National Security

Defeating ISIS Will Only Make It ’10 Times’ More Dangerous


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Saagar Enjeti White House Correspondent
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FBI Director James Comey told a conference at Fordham University that defeated ISIS fighters would spread throughout Western Europe and the United States, and pose a threat to the U.S. greater than al-Qaida in the lead up to 9/11.

Comey elaborated the U.S. Anti-ISIS coalition will eventually succeed against ISIS, but that “through the fingers of that crush are going to come hundreds of really dangerous people.” Comey called the phenomenon a “terrorist diaspora” and drew a parallel to the spread of al-Qaida fighters after the Afghan jihad in the late 1980s and 1990s, saying the defeated ISIS fighters will be “10 times that or more.”

Veteran fighters of Osama bin Laden’s Afghan jihad went on to carry out attacks such as 9/11, the embassy bombings in Africa, and the 2000 bombing of a U.S. destroyer in the Gulf of Aden. Comey said the attacks in Paris and Brussels were a preview of a “challenge that is going to come.” The Paris attacks were carried out by Syrian battlefield veterans, and received direction and funding from ISIS’s core territory.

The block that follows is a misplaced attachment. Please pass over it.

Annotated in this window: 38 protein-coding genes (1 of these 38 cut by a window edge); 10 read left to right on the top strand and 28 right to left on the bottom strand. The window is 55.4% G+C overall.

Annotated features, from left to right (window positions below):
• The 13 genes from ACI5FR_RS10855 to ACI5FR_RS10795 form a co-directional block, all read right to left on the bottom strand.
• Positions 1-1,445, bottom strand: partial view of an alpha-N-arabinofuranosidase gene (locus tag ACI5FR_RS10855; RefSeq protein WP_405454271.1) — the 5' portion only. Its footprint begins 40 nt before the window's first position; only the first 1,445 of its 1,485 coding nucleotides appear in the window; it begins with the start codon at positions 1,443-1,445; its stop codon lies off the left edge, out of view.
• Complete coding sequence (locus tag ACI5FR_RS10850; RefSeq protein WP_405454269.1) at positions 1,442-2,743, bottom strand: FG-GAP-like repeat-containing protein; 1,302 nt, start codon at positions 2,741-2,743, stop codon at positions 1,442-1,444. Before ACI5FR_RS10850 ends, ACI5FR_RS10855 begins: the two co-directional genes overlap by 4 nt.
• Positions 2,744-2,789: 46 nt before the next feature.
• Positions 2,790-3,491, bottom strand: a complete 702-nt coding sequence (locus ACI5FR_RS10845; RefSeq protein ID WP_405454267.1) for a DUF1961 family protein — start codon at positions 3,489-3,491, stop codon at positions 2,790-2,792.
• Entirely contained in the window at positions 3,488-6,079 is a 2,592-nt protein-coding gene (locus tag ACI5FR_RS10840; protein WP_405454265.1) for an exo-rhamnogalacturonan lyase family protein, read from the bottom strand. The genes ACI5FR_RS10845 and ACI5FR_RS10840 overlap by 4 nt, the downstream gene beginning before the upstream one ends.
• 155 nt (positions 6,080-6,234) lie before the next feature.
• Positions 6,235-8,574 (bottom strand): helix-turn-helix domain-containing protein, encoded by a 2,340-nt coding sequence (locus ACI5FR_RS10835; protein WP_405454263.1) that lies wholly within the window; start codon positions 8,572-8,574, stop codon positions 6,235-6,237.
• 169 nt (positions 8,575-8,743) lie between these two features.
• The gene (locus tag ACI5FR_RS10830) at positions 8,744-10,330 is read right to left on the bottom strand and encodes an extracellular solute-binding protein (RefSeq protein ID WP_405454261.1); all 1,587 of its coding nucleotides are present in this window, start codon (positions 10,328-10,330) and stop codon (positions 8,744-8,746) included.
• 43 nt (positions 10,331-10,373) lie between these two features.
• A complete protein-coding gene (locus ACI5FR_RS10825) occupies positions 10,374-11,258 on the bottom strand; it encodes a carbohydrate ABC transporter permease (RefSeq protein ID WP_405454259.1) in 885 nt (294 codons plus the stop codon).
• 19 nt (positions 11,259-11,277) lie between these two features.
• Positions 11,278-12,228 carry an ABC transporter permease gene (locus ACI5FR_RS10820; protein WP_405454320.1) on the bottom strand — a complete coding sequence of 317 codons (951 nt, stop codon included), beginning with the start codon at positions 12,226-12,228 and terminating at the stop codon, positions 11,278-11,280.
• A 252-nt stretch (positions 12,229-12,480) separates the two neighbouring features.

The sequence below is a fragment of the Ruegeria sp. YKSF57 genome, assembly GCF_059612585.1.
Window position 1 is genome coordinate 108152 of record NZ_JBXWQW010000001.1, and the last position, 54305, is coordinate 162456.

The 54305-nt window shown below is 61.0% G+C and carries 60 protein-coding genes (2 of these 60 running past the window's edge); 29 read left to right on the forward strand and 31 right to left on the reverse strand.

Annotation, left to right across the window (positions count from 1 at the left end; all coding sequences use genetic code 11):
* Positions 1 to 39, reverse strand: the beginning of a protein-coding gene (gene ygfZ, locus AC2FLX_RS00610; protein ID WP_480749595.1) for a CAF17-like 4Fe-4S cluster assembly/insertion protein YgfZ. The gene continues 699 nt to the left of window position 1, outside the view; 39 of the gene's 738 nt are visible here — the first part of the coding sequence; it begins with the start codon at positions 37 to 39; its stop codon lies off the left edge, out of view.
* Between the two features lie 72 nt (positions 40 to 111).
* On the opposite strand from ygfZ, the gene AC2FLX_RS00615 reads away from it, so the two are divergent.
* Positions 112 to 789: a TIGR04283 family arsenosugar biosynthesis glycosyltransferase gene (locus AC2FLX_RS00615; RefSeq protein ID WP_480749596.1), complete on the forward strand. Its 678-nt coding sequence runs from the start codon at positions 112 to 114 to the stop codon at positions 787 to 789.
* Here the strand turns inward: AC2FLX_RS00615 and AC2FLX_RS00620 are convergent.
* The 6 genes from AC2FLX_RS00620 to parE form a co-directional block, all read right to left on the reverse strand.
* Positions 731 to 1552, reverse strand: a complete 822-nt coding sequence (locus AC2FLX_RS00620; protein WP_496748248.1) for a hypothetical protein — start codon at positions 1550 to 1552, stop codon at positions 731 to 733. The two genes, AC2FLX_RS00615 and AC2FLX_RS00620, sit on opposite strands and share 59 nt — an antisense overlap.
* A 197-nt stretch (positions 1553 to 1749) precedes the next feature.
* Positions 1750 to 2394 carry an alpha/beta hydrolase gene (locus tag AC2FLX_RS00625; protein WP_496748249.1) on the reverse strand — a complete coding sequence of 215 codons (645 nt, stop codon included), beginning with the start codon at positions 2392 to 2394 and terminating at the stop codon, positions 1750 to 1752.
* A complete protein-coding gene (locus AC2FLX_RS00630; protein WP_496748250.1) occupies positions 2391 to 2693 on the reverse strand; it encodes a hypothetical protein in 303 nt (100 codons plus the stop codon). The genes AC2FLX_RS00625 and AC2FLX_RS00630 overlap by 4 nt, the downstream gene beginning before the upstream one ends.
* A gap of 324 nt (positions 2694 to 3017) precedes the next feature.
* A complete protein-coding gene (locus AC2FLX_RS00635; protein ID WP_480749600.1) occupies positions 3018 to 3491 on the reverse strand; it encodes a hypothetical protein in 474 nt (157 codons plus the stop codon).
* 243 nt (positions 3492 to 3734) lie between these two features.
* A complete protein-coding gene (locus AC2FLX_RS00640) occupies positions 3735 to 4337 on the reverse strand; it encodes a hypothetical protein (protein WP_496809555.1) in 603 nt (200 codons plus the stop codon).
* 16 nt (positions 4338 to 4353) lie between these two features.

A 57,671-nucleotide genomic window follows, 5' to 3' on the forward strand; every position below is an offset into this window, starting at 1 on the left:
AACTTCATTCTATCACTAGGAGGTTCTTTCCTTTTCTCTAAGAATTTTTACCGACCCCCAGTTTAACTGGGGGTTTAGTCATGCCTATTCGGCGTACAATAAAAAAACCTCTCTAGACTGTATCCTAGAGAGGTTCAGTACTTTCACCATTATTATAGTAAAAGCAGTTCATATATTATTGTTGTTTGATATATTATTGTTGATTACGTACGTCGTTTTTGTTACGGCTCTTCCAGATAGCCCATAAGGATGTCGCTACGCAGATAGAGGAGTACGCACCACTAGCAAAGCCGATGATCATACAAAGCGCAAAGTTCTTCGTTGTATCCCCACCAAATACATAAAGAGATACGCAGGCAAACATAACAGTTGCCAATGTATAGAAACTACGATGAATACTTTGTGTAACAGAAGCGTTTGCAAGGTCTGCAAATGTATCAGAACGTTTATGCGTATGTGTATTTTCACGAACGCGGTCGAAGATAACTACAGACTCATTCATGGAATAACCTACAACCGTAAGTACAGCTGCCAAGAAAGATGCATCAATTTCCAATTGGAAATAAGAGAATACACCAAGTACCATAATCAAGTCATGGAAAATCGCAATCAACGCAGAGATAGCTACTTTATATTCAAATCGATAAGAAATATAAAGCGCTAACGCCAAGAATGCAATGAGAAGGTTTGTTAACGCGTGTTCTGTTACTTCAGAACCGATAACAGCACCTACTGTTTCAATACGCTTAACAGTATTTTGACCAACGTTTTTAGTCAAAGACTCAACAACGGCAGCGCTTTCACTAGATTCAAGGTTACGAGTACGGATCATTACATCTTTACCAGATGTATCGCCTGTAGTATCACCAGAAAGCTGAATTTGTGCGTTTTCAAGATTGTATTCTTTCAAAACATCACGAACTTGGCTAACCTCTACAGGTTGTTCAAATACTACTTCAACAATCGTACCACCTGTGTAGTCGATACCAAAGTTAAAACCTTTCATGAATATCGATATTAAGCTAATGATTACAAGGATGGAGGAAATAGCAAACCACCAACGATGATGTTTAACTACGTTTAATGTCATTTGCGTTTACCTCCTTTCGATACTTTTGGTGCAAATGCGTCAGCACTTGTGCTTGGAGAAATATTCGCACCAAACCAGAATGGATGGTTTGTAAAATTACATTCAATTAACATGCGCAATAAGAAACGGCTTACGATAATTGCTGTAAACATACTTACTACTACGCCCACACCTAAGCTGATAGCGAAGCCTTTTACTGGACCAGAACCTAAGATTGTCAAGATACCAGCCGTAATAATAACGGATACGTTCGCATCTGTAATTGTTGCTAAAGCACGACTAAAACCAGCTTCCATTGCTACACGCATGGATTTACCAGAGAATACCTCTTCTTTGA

Comey’s warnings highlight an element of the fight against ISIS rarely discussed by President Barack Obama and his administration. The administration and Pentagon have long defined success against ISIS in terms of territory seized in Iraq and Syria. After a single week in which ISIS killed more than 350 people across four different countries, Pentagon Press Secretary Peter Cook told reporters attacks do not “alter the strategy.”

There are currently no public coalition plans in place to deal with Western citizens captured in Iraq and Syria, or to prevent their return to Western Europe. Worse, western European citizens can enter the U.S. without a visa under the Visa Waiver Program. On Sunday night, a former fighter for Islamic State of Iraq blew himself up in a bar in Ansbach, Germany, after posing as a Syrian refugee, possibly previewing the future of terrorism in the West.

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